When Morgan Hoffmann left Southern Highlands Golf Club on Friday after shooting par, the Oklahoma State freshman felt comfortable with the course. He thought he would play better in Saturday’s second round of the Southern Highlands Collegiate Championship.
Did he ever.
Hoffmann set a course record with a 10-under-par 62 and catapulted himself and his team to the top of the leaderboard. The Cowboys are at 15-under 561, 12 shots ahead of second-place UNLV and 15 in front of third-place Arizona going into today’s final round of the 15-team event.
“On Friday, I played well. The putts just didn’t fall,” said Hoffmann, who leads Cameron Tringale of Georgia Tech by three shots in the individual standings. “But I knew I could manage on the course.”
Despite having to deal with fast, hard greens and blowing winds, Hoffmann was 7 under on the front nine, including an eagle at the par-4, 365-yard No. 5, where he drove his tee shot within 10 feet of the cup and made the putt.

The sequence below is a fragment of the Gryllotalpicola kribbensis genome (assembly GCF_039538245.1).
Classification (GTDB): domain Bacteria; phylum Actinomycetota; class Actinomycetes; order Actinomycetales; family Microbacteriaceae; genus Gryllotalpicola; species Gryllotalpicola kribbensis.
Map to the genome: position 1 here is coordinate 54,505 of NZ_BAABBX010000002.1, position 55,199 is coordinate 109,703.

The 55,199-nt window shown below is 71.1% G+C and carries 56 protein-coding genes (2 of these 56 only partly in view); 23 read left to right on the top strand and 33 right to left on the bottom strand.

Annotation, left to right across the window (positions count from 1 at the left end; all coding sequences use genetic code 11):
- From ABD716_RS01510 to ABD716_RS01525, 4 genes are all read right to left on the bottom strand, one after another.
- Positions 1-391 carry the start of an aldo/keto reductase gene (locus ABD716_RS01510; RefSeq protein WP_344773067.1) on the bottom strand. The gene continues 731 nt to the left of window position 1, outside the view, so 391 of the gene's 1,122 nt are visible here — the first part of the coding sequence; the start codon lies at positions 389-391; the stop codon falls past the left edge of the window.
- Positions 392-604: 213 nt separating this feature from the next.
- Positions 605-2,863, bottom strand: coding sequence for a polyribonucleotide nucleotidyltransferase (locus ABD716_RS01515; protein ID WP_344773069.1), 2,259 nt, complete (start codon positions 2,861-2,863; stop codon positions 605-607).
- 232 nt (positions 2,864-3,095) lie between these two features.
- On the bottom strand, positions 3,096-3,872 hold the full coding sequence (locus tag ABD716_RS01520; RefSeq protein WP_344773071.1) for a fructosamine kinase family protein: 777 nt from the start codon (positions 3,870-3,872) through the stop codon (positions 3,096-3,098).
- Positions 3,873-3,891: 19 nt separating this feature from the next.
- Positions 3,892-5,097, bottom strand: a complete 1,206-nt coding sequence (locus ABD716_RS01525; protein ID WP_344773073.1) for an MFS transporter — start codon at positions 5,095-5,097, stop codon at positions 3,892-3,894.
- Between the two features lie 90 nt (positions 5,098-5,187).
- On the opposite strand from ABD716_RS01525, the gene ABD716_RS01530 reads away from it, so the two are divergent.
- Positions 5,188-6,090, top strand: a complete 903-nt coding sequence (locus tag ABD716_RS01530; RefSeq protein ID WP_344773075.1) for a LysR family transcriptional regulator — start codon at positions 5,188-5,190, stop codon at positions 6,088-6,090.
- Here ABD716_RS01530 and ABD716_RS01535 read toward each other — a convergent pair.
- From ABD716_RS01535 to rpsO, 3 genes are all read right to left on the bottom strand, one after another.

“When I made eagle, that really got me going,” Hoffmann said. “I knew I had a chance to have a big round.”
When Hoffmann made the turn and realized what he had accomplished, he had to compose himself for a moment.
“I thought about it, and I told myself, ‘Look, just keep playing the way you’re playing. Don’t do anything different,’ ” he said. “It was the only time I really thought about it.”
He carded birdies at Nos. 11, 13 and 16. He saved par with an 11-foot putt at No. 18 to set the Southern Highlands record previously held by Kenny Ebalo, set in July 2007.
Oklahoma State made up 18 strokes from Friday, when the Cowboys were plus-3. If the Cowboys can play anywhere close today to the way they did Saturday, they’ll take home the title for the fourth time and first since 2003.
But UNLV coach Dwaine Knight said he thinks his team still has a shot to retain its title.
“We’ve come back from further before,” said Knight, whose team will play in the final group in today’s round at 9:30 a.m. “But we’re not playing as consistent as we need to be. We just have to go out and shoot a good round.”
The best UNLV score came from sophomore Jeremiah Wooding, who wasn’t playing in the team competition. He had seven birdies and three bogeys en route to finishing at 4-under 68. He is sixth among individuals at 141.
“I still feel like a Rebel even though I’m not competing with the team,” Wooding said. “But in reality, golf is an individual sport. You still want to take care of your business.”
Contact reporter Steve Carp at scarp@ reviewjournal.com or 702-387-2913.